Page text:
By: Nevada County Department of Environmental Health
Grass Valley, California December 2, 2012 — The Nevada County Department of Environmental Health has been notified that untreated and or partially treated sewage has been released into Wolf Creek from the Wastewater Treatment Plant in Grass Valley starting at approximately 8:30 this morning. The release of wastewater is due to the large amount of rain received over the last three (3) days. The extremely high flow of rain water into Wolf Creek is expected to dilute the wastewater significantly, however all contact with the water downstream to the Bear River should be avoided until further notice.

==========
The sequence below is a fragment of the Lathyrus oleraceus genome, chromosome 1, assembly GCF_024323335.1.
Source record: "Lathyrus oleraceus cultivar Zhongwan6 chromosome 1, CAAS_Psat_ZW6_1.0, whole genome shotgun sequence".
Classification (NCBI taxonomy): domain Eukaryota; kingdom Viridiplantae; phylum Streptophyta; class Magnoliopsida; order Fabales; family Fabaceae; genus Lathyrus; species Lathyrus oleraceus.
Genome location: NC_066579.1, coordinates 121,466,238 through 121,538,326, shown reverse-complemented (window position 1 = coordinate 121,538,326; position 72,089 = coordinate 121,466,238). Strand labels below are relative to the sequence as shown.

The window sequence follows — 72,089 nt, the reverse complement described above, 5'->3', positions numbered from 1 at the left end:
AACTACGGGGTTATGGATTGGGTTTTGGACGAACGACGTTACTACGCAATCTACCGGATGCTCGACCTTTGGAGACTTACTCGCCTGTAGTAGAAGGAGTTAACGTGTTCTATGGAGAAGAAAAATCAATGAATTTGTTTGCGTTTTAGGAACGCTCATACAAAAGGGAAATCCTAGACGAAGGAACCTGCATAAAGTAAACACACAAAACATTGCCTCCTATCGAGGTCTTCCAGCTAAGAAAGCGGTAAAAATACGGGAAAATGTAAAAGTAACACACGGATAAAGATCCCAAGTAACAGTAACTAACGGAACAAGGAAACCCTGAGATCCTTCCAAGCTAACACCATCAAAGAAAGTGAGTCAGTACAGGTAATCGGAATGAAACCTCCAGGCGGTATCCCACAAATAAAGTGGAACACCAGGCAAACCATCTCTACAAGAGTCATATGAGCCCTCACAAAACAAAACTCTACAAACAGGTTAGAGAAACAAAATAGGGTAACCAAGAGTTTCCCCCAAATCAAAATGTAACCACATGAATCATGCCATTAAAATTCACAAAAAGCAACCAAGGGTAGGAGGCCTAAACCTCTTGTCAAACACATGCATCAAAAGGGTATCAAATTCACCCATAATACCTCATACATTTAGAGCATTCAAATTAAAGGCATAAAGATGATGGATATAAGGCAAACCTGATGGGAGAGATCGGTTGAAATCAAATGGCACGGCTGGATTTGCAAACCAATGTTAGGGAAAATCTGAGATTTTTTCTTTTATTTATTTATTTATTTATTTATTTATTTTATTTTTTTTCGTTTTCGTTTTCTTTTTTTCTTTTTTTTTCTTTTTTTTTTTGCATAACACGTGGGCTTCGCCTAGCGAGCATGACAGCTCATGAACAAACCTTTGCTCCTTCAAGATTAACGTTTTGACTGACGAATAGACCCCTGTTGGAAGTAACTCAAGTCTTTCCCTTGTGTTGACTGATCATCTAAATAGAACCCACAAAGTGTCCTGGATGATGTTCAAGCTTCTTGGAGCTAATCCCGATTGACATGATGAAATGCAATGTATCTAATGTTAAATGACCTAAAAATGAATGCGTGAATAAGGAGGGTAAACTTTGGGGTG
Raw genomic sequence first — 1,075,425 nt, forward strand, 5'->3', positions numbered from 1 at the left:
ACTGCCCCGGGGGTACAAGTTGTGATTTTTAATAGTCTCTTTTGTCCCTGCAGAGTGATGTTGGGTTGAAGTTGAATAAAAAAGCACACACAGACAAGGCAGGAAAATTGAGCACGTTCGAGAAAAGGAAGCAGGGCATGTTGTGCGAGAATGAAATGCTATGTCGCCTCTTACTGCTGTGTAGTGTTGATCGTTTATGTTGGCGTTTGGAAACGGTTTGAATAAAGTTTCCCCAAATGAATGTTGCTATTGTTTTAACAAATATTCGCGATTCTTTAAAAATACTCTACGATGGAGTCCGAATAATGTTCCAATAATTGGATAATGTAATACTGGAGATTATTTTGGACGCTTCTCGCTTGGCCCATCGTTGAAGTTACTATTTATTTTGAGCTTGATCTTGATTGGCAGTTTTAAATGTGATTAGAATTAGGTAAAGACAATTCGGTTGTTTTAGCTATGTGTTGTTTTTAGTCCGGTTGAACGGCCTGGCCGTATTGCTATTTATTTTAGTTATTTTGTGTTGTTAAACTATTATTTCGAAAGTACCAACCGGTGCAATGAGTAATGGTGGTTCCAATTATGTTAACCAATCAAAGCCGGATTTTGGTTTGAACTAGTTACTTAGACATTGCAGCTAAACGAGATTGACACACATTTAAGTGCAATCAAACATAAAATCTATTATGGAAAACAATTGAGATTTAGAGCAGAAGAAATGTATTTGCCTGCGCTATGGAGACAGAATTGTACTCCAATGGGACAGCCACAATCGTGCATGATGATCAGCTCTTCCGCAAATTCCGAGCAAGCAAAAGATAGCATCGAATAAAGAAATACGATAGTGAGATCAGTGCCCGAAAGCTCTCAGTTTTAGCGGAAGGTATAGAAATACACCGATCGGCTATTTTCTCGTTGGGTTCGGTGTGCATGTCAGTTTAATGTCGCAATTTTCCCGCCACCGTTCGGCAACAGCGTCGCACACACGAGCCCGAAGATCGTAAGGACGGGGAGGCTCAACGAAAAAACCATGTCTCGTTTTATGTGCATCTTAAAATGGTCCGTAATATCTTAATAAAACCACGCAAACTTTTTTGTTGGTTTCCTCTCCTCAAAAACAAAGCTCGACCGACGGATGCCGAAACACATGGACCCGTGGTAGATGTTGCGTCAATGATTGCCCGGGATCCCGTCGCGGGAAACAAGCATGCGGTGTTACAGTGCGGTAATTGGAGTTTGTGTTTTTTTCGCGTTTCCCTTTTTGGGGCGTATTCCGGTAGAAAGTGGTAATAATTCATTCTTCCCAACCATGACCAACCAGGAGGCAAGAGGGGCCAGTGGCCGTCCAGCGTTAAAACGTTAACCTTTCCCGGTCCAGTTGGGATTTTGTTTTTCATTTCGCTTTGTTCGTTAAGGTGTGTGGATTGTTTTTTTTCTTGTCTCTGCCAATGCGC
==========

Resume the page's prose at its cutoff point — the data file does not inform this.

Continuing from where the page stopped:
Currently, the Grass Valley plant is working with waste water hauling contractors to reduce the amount of untreated sewage entering Wolf Creek. The overflow is expected to be controlled by noon today. Some manholes may overflow onto the street and while the liquid is mostly rainwater contact should be avoided. The Grass Valley Wastewater Treatment Plant is designed to treat/handle approximately 7.3 million gallons of wet weather flow per day. This morning, water from the Newmont Mine which typically flows through the plant was diverted temporarily to Wolf Creek directly as a proactive step to prevent storm flows from exceeding plant capacity. Newmont Mine's water is not considered contaminated and only has manganese and iron levels that are above discharge permit requirements and will not cause an immediate public health concern. Nevada County Environmental Health is working collaboratively with the City of Grass Valley to minimize any impacts, and monitor the situation until there are no longer any remaining public health concerns.
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